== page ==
What renters in metro Atlanta need to know amid coronavirus

For renters in metro Atlanta, here are things to know about your rights

The coronavirus outbreak has resulted in historic levels of unemployment, both in Georgia and across the nation.

The blows to the economy has raised concerns from many about being able to make ends meet — like being able to pay rent. If you're a renter in metro Atlanta, here are some things to keep in mind right now.

Explore» RELATED: Resources during the coronavirus pandemic

Can you be evicted in Georgia amid the coronavirus outbreak?

A judicial emergency was announced March 14, and, the AJC's Meriz Lutz reported, "most courts in metro Atlanta appear to have suspended eviction proceedings in the interest of focusing on more essential functions related to public safety." But landlords can still file for an eviction online.

Evictions in Fulton and DeKalb counties are carried out by both the sheriff and the marshal. Lutz reported all four agencies confirmed they are not carrying out evictions right now because of the coronavirus.

“The court’s issues do factor in, but it’s purely humanitarian at this point,” DeKalb Marshal Richard Berkowitz said. “It doesn’t make any sense to displace people with what’s going on.”

The CARES Act, the formal name for the economic relief bill that Congress passed and President Donald Trump signed at the end of March, also prohibits evictions until July 25 if you live in federally subsidized housing or if your landlord has a federally backed mortgage.

What if you can’t pay rent due to unemployment?

With May 1 on the horizon, renters across the city are facing next month’s rent payment date. Making rent can be hard for residents even before the coronavirus outbreak, but with surging unemployment, it’s an additional stress.

According to previous AJC reporting, an estimated 37% of households in the state are renter-occupied, and the average rent in metro Atlanta has surged over the past decade, far outpacing wage growth.

Even though eligible residents across the country have started to receive stimulus checks as part of the coronavirus relief package, it may not be enough to cover one month’s rent in Atlanta.

The payments were issued for up to $1,200 for most adults — or $2,400 for married couples filing jointly — plus $500 per child. However, Lutz reports that median rents for two bedroom units ranging from $1,100 to $1,800 across the metro area.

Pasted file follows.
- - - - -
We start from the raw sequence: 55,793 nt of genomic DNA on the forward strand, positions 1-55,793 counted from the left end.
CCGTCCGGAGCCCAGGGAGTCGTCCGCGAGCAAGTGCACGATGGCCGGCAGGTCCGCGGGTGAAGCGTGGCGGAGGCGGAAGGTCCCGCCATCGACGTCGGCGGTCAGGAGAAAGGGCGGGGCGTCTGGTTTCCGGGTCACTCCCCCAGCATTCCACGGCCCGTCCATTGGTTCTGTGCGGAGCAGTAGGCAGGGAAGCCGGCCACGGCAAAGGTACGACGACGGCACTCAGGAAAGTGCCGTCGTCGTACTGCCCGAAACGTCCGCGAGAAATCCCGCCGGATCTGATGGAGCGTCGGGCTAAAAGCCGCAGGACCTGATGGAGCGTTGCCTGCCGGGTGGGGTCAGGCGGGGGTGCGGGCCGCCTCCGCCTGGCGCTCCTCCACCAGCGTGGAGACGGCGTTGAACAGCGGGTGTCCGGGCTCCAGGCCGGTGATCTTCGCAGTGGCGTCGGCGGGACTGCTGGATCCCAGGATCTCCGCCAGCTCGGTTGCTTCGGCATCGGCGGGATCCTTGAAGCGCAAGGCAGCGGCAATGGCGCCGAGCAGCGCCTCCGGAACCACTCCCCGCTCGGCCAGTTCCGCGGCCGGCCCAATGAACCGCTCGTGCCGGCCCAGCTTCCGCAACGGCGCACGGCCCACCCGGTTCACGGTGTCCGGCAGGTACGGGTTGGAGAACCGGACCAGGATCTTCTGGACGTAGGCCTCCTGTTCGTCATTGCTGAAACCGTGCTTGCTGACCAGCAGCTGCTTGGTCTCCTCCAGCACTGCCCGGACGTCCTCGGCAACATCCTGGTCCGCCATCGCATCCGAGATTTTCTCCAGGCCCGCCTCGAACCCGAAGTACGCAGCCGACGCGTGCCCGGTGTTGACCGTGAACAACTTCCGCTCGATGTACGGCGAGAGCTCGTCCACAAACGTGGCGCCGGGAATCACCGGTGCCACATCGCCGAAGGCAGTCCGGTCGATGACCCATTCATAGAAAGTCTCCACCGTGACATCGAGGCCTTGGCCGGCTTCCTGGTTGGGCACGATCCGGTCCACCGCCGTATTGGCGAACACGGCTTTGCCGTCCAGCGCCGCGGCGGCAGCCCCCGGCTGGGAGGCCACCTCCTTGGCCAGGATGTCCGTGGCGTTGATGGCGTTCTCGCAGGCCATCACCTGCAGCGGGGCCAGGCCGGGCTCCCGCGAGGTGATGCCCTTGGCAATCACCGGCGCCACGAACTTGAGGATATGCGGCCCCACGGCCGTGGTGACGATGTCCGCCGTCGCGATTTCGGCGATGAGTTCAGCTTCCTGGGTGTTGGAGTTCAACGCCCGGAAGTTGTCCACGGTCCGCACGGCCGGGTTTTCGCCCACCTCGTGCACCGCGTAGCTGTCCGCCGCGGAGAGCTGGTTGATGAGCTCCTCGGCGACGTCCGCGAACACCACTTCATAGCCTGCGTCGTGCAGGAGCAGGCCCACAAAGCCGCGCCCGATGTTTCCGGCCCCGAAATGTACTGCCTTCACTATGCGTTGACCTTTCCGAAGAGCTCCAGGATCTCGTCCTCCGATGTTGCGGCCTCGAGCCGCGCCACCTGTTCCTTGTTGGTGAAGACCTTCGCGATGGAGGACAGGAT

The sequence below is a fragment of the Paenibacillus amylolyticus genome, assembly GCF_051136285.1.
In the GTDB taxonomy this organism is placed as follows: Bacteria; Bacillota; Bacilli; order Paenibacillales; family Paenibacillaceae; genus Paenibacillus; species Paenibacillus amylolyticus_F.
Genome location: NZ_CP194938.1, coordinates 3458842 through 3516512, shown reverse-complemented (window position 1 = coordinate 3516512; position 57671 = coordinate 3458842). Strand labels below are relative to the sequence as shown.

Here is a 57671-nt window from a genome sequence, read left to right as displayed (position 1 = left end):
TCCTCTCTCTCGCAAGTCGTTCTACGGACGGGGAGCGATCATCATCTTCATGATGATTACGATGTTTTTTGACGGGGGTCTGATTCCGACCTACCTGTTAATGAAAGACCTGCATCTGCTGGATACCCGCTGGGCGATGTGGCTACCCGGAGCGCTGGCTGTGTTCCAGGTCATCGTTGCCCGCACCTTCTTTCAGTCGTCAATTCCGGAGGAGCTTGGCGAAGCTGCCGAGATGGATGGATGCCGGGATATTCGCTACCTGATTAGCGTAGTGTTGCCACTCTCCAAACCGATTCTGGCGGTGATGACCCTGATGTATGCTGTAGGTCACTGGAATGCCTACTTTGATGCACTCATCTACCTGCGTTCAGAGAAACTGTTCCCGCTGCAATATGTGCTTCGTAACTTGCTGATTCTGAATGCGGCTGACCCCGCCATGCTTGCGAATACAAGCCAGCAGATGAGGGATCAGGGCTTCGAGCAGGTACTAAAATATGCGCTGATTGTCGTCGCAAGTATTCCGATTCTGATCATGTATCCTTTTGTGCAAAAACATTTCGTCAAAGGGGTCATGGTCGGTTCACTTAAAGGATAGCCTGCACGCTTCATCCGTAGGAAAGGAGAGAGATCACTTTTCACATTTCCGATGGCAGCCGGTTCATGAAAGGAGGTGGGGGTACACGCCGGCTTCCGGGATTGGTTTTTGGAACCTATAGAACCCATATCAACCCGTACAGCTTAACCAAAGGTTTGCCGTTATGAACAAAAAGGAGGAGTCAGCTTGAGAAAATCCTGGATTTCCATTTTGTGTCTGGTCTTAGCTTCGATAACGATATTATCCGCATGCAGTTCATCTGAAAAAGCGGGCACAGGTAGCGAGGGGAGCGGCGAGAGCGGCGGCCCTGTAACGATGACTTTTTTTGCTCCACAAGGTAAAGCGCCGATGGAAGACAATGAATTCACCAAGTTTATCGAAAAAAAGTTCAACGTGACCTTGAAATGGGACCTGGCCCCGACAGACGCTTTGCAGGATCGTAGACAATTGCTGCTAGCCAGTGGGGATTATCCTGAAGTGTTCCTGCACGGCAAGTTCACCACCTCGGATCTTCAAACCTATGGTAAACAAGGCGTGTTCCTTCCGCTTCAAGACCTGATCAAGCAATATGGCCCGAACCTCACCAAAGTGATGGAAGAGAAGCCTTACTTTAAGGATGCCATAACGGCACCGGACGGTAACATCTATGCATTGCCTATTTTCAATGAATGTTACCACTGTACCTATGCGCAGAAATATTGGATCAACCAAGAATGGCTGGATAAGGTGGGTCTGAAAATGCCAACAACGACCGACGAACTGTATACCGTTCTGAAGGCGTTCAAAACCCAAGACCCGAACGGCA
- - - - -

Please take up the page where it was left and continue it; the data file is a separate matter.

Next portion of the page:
If you’ve lost your income, you should let your landlord know and try to work out an agreement, your landlord might be willing to let you make partial payments.

"Most landlords would be willing to work with a good tenant who is experiencing hardship due to current events," John Graff, a Los Angeles-based real estate broker, told CNBC Make It.

You can also check one of these websites for financial assistance:

Is it still OK to move into new places on May 1?

If you are slated to move into a new place on May 1, there's nothing that currently prohibits that on a legal front. Companies such as U-Haul have been deemed "essential businesses" and are still open for rentals.

However, if you do have to move amid the coronavirus outbreak, there are some safety measures to keep in mind.

Here are a couple tips on moving safely right now, according to Forbes:

  • Don't use recycled moving boxes, like ones from a grocery store where the virus could live on the surface. Opt for new boxes, if you can.
  • Check in with any moving companies you plan to use to inquire about their safety practices. For example: U-Haul has listed its additional safety measures on its website.
  • Try to be strategic about your move so it involves as few people as possible.
  • If you don't access to running water and soap at both ends of your move, make sure to stock up on hand sanitizer if you can.

What is the status of short-term rentals right now?

In Gov. Brian Kemp's shelter-in-place order, he limited most short-term vacation rentals starting Thursday to prevent Georgia from becoming a "vacation destination" during the pandemic, the AJC's Greg Bluestein reported.